Unusual Optical Properties of Rhodacyclopentadienes

Unusual Optical Properties of Rhodacyclopentadienes

Author: Sarah Millar

Metallacyclopentadienes are used in a variety of applications, including as catalysts, as photosensitizers for dye-sensitized solar cells, and as luminescent materials for organic light-emitting diodes (OLEDs). Synthetic access to conjugated 2,5-bis(R-ethynyl)metallacyclopentadienes should, in principle, be possible by reductive coupling of 1,3-butadiynes at a suitable transition-metal precursor complex. However, examples of such a coupling are scarce, and most of the reactions do not occur with the desired regioselectivity.

Todd Marder, Julius Maximilians-Universität Würzburg, Germany, and colleagues have shown that reductive coupling of 1,4-bis(p-R-arylethynyl)-1,3-butadiynes is a general synthetic approach to rhodacyclopentadienes. They have used this method to create a series of 2,5-bis(arylethynyl)rhodacyclopentadienes with a variety of substituents of differing electronic donor or acceptor strength and different ligand combinations at the Rh center. The reactions occur regiospecifically, yielding the 2,5-isomer exclusively.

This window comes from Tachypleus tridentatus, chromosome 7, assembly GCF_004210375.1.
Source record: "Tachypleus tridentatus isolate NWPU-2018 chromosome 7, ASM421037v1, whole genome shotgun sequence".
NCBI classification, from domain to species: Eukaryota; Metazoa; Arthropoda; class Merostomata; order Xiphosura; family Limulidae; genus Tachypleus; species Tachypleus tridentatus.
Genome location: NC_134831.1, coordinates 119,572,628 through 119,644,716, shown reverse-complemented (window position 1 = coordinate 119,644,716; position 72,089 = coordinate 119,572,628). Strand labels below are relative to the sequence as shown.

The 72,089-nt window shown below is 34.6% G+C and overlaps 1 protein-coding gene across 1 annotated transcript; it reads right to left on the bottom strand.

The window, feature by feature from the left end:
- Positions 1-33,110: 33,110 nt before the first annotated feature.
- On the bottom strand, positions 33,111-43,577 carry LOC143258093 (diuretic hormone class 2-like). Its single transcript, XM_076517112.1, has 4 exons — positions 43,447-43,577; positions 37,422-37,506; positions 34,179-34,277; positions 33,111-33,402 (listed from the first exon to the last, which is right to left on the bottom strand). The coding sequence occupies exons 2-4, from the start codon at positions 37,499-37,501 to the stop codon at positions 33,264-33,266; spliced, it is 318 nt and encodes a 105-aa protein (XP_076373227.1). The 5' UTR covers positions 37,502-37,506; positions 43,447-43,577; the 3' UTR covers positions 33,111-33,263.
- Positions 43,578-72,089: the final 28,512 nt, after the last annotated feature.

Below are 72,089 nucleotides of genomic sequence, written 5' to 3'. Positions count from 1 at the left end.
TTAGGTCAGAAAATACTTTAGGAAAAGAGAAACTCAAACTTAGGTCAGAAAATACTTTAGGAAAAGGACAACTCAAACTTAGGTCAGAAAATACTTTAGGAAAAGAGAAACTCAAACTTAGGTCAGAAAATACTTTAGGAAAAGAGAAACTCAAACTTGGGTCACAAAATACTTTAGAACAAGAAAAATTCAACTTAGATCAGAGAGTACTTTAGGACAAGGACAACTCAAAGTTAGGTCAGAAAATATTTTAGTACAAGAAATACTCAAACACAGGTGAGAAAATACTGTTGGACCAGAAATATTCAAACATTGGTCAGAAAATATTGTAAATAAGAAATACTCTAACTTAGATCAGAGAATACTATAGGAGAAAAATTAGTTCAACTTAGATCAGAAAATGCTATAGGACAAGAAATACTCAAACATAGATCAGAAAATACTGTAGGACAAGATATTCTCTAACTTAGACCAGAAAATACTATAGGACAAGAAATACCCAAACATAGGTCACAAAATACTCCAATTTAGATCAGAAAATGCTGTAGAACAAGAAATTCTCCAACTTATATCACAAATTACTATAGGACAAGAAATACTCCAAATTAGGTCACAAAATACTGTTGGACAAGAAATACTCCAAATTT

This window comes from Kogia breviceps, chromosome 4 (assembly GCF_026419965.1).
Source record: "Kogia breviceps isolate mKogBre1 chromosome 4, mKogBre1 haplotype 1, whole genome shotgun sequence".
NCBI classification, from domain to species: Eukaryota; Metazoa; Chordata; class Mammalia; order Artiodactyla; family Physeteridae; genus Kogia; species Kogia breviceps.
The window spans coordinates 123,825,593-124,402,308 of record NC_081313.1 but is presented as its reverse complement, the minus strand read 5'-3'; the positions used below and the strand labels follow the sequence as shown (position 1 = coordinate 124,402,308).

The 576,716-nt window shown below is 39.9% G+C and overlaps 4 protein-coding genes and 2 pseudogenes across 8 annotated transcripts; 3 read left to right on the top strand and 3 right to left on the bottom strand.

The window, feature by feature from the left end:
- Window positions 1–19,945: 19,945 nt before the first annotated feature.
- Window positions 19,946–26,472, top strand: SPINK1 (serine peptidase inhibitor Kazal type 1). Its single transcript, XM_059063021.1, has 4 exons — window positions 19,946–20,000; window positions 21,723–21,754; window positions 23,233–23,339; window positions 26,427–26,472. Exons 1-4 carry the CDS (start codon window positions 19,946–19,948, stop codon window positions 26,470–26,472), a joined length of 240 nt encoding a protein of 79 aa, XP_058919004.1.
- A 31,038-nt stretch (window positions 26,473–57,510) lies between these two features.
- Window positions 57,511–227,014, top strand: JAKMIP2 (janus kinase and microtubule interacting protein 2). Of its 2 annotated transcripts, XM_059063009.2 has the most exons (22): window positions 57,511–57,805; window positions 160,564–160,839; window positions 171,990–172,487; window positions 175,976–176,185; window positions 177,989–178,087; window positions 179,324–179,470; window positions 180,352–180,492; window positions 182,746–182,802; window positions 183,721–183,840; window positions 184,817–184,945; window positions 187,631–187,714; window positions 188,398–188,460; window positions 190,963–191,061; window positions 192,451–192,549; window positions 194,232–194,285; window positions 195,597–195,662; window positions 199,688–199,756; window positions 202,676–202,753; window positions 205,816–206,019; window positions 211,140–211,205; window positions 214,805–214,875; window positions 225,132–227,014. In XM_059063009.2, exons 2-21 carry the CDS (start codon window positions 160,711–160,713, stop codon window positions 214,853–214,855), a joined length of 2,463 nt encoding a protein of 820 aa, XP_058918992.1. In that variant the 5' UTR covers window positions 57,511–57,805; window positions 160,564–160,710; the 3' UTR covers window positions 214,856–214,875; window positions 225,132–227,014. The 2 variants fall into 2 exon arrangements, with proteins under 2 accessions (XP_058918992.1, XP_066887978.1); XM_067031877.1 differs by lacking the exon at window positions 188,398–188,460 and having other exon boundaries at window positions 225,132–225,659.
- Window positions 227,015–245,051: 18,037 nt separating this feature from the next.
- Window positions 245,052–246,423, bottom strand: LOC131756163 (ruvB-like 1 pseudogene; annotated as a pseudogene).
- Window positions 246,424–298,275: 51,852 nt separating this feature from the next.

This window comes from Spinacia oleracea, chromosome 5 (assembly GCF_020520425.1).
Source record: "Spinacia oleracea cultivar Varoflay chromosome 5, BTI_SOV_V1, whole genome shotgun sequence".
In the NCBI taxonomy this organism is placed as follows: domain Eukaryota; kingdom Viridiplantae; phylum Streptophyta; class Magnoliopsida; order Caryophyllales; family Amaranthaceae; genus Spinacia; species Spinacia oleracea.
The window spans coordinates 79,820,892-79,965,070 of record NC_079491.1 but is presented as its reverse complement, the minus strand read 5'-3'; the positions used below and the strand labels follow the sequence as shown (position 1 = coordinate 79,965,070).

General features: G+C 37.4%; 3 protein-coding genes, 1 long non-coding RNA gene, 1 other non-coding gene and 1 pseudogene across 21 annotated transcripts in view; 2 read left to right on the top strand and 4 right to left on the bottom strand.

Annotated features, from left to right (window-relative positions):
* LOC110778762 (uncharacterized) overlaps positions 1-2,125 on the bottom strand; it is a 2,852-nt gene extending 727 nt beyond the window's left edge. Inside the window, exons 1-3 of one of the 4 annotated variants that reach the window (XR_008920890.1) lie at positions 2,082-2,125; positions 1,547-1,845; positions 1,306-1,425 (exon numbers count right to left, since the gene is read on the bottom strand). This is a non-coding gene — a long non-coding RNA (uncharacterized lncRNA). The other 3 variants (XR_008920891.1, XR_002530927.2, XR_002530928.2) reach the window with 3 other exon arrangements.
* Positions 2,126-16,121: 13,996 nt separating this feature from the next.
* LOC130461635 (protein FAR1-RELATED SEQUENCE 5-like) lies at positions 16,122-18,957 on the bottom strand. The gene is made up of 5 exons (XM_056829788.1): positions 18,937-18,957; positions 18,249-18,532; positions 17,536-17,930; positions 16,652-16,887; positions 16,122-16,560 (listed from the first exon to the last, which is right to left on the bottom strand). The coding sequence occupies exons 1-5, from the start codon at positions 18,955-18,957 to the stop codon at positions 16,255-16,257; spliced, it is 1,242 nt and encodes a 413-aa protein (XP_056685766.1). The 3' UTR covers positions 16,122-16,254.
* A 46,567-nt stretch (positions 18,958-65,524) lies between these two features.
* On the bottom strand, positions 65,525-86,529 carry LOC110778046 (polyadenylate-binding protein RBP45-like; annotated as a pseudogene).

The photophysical properties of the rhodacyclopentadienes are highly unusual in that they exhibit, exclusively, fluorescence between 500–800 nm from the S1 state, with low to moderate quantum yields (Φ = 0.01–0.18) and short lifetimes (τ = 0.45–8.20 ns). The triplet state formation is exceptionally slow, occurring on the nanosecond timescale. This is unexpected, because the Rh atom should normally facilitate intersystem crossing within femto- to picoseconds, leading to phosphorescence from the T1 state.

This work highlights that in some transition-metal complexes the heavy atom can play a more subtle role in controlling the photophysical behavior than is commonly appreciated.

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